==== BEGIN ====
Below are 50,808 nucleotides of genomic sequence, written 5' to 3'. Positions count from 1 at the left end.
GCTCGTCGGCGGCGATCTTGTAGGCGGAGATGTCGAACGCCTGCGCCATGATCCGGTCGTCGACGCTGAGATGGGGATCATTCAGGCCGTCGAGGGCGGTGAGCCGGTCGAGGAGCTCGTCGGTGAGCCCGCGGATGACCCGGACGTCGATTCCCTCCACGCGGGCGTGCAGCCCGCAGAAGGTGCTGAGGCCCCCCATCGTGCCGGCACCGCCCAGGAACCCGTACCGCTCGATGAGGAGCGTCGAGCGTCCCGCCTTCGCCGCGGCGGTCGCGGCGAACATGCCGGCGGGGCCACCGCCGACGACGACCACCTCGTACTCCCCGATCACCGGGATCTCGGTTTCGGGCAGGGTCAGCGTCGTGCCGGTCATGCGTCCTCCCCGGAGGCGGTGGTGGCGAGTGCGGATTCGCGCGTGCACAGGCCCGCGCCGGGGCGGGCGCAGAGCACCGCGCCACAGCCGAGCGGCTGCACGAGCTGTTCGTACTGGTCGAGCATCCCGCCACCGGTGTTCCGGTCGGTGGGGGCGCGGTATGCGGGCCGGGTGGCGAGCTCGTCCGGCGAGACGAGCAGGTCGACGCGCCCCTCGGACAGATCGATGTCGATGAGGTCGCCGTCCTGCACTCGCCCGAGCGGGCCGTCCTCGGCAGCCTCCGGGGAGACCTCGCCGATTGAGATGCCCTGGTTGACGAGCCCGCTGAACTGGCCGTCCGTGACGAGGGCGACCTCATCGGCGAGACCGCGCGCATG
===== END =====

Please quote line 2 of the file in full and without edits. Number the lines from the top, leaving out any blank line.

GCTCGTCGGCGGCGATCTTGTAGGCGGAGATGTCGAACGCCTGCGCCATGATCCGGTCGTCGACGCTGAGATGGGGATCATTCAGGCCGTCGAGGGCGGTGAGCCGGTCGAGGAGCTCGTCGGTGAGCCCGCGGATGACCCGGACGTCGATTCCCTCCACGCGGGCGTGCAGCCCGCAGAAGGTGCTGAGGCCCCCCATCGTGCCGGCACCGCCCAGGAACCCGTACCGCTCGATGAGGAGCGTCGAGCGTCCCGCCTTCGCCGCGGCGGTCGCGGCGAACATGCCGGCGGGGCCACCGCCGACGACGACCACCTCGTACTCCCCGATCACCGGGATCTCGGTTTCGGGCAGGGTCAGCGTCGTGCCGGTCATGCGTCCTCCCCGGAGGCGGTGGTGGCGAGTGCGGATTCGCGCGTGCACAGGCCCGCGCCGGGGCGGGCGCAGAGCACCGCGCCACAGCCGAGCGGCTGCACGAGCTGTTCGTACTGGTCGAGCATCCCGCCACCGGTGTTCCGGTCGGTGGGGGCGCGGTATGCGGGCCGGGTGGCGAGCTCGTCCGGCGAGACGAGCAGGTCGACGCGCCCCTCGGACAGATCGATGTCGATGAGGTCGCCGTCCTGCACTCGCCCGAGCGGGCCGTCCTCGGCAGCCTCCGGGGAGACCTCGCCGATTGAGATGCCCTGGTTGACGAGCCCGCTGAACTGGCCGTCCGTGACGAGGGCGACCTCATCGGCGAGACCGCGCGCATG